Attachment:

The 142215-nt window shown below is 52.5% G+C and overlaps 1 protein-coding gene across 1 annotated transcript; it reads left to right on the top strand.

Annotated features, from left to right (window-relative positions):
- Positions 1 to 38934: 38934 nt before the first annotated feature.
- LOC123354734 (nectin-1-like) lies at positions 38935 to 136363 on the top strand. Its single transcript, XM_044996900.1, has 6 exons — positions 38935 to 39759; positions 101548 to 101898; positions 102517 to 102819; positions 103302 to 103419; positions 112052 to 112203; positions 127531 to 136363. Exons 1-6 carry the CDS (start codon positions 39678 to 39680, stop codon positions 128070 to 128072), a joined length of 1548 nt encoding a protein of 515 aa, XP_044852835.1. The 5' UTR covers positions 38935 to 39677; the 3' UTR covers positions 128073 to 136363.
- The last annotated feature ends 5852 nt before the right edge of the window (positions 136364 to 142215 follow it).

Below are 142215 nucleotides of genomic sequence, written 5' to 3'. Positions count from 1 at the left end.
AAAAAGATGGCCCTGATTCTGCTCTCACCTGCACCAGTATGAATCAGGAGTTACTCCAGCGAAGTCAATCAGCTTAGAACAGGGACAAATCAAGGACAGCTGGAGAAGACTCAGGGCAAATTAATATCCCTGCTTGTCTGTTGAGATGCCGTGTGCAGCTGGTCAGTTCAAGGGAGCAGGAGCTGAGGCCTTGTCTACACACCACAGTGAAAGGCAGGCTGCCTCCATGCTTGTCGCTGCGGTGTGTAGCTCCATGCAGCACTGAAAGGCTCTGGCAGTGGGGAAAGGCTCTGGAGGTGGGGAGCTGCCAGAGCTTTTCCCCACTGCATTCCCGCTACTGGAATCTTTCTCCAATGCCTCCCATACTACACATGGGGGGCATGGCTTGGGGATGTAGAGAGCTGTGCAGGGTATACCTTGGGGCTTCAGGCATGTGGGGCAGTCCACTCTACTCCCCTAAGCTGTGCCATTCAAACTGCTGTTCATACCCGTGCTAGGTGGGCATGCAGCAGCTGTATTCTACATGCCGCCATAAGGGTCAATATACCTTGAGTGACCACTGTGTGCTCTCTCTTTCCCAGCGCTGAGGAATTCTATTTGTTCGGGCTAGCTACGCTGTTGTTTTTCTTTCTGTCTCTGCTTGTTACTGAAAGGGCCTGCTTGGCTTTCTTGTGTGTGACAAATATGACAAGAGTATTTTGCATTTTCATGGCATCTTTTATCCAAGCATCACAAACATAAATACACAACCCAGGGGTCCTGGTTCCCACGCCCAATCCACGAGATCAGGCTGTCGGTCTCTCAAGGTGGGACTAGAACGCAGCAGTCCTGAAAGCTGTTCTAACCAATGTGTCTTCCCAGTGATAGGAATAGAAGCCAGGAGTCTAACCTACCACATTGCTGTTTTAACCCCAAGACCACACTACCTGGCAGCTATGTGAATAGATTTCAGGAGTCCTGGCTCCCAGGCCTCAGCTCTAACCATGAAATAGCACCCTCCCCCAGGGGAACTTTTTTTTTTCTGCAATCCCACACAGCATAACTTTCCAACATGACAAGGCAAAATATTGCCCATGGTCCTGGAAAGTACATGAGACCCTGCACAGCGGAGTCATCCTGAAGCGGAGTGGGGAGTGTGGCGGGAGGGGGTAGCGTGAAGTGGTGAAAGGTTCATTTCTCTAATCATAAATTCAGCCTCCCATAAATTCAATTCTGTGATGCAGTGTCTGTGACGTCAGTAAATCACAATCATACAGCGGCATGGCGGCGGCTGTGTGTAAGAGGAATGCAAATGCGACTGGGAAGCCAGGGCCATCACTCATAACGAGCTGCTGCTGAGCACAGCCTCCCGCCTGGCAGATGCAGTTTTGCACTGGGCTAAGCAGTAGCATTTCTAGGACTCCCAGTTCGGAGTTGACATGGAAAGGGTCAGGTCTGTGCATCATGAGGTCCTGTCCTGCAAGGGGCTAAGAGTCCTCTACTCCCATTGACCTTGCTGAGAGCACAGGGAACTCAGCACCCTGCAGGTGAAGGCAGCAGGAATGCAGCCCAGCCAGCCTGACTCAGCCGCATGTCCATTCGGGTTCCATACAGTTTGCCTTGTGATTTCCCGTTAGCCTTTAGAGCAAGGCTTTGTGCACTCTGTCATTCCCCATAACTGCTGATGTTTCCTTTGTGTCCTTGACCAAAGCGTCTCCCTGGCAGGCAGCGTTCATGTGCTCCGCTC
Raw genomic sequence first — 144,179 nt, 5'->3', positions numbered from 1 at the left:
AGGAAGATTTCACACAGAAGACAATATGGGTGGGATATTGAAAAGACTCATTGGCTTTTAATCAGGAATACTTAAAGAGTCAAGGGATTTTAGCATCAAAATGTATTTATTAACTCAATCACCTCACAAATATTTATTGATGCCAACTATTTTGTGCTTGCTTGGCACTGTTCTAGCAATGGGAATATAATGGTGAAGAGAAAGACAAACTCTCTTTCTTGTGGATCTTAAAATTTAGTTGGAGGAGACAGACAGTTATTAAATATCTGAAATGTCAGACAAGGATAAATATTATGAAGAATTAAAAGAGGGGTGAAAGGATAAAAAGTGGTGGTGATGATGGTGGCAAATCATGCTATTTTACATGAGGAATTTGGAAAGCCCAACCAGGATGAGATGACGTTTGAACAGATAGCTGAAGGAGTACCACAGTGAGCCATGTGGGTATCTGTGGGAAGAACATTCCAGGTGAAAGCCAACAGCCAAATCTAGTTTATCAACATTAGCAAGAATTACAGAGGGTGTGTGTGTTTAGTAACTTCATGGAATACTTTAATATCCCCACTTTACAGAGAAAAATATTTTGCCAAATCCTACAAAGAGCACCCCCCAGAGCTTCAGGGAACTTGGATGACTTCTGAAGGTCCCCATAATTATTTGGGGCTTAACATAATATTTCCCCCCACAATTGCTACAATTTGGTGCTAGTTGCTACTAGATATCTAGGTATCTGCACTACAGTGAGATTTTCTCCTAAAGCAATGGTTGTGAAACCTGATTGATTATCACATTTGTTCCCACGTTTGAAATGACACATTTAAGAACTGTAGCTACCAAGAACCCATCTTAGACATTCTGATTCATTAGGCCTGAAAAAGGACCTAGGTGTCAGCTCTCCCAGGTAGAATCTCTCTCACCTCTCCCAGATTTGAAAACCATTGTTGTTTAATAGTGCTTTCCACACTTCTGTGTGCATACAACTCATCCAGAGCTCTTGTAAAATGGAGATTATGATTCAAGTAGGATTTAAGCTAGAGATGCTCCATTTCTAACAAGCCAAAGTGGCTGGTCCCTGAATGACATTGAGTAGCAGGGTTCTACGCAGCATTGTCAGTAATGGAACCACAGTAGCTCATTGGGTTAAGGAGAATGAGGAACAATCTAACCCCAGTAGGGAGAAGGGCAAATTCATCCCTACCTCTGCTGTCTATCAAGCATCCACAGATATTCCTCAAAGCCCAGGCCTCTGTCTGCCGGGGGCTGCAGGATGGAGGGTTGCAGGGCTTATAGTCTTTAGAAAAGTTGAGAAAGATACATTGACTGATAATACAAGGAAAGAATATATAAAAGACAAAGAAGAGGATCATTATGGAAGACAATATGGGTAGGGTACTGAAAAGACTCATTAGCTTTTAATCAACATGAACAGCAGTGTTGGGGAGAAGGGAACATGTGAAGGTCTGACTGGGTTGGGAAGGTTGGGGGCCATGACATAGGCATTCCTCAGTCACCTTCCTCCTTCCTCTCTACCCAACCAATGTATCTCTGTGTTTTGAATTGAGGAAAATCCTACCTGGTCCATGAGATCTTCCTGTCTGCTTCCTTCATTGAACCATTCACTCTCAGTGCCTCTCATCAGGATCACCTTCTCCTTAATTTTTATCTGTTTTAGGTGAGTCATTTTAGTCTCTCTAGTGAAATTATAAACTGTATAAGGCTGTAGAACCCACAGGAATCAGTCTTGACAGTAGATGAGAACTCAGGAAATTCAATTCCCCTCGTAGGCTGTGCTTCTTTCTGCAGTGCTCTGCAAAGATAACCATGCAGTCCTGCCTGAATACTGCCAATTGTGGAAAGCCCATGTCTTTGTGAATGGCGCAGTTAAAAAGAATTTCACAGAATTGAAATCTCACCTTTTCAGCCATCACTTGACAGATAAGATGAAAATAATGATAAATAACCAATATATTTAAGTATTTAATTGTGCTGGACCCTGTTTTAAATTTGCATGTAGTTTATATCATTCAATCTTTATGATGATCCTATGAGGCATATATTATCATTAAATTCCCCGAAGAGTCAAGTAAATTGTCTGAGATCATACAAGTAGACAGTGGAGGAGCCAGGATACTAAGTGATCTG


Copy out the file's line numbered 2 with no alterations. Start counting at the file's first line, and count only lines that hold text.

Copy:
Annotated features, from left to right (window-relative positions):